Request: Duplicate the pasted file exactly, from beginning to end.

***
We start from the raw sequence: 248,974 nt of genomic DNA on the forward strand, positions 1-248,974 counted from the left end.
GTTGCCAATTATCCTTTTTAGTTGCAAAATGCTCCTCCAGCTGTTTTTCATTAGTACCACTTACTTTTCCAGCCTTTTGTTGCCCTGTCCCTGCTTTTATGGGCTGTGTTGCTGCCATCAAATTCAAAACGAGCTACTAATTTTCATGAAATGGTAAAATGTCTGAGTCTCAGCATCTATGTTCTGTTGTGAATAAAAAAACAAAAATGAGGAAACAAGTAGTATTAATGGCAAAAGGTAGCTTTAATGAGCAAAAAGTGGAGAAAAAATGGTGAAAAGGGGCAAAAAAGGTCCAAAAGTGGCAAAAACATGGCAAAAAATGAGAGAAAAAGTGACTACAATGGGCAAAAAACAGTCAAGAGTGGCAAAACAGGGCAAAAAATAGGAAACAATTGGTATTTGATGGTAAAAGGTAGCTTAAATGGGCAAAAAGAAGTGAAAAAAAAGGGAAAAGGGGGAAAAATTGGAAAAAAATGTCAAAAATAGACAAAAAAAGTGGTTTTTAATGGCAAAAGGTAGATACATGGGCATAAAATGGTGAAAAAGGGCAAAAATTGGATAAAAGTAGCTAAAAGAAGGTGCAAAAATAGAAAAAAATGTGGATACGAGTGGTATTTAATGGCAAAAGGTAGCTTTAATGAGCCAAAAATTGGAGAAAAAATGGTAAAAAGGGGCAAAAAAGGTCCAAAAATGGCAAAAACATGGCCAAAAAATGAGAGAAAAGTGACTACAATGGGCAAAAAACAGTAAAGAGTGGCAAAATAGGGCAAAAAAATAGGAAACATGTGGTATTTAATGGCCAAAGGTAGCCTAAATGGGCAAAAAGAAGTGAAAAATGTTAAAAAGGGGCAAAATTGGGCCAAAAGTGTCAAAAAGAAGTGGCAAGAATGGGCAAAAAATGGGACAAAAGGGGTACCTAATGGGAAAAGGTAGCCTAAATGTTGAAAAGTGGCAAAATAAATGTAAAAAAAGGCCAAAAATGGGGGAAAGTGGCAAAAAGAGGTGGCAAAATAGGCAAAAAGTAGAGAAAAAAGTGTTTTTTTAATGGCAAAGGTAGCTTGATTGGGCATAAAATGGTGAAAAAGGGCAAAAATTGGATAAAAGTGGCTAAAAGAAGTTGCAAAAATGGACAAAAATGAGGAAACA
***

We start from the raw sequence: 248,974 nt of genomic DNA on the forward strand, positions 1-248,974 counted from the left end.
GTTGCCAATTATCCTTTTTAGTTGCAAAATGCTCCTCCAGCTGTTTTTCATTAGTACCACTTACTTTTCCAGCCTTTTGTTGCCCTGTCCCTGCTTTTATGGGCTGTGTTGCTGCCATCAAATTCAAAACGAGCTACTAATTTTCATGAAATGGTAAAATGTCTGAGTCTCAGCATCTATGTTCTGTTGTGAATAAAAAAACAAAAATGAGGAAACAAGTAGTATTAATGGCAAAAGGTAGCTTTAATGAGCAAAAAGTGGAGAAAAAATGGTGAAAAGGGGCAAAAAAGGTCCAAAAGTGGCAAAAACATGGCAAAAAATGAGAGAAAAAGTGACTACAATGGGCAAAAAACAGTCAAGAGTGGCAAAACAGGGCAAAAAATAGGAAACAATTGGTATTTGATGGTAAAAGGTAGCTTAAATGGGCAAAAAGAAGTGAAAAAAAAGGGAAAAGGGGGAAAAATTGGAAAAAAATGTCAAAAATAGACAAAAAAAGTGGTTTTTAATGGCAAAAGGTAGATACATGGGCATAAAATGGTGAAAAAGGGCAAAAATTGGATAAAAGTAGCTAAAAGAAGGTGCAAAAATAGAAAAAAATGTGGATACGAGTGGTATTTAATGGCAAAAGGTAGCTTTAATGAGCCAAAAATTGGAGAAAAAATGGTAAAAAGGGGCAAAAAAGGTCCAAAAATGGCAAAAACATGGCCAAAAAATGAGAGAAAAGTGACTACAATGGGCAAAAAACAGTAAAGAGTGGCAAAATAGGGCAAAAAAATAGGAAACATGTGGTATTTAATGGCCAAAGGTAGCCTAAATGGGCAAAAAGAAGTGAAAAATGTTAAAAAGGGGCAAAATTGGGCCAAAAGTGTCAAAAAGAAGTGGCAAGAATGGGCAAAAAATGGGACAAAAGGGGTACCTAATGGGAAAAGGTAGCCTAAATGTTGAAAAGTGGCAAAATAAATGTAAAAAAAGGCCAAAAATGGGGGAAAGTGGCAAAAAGAGGTGGCAAAATAGGCAAAAAGTAGAGAAAAAAGTGTTTTTTTAATGGCAAAGGTAGCTTGATTGGGCATAAAATGGTGAAAAAGGGCAAAAATTGGATAAAAGTGGCTAAAAGAAGTTGCAAAAATGGACAAAAATGAGGAAACA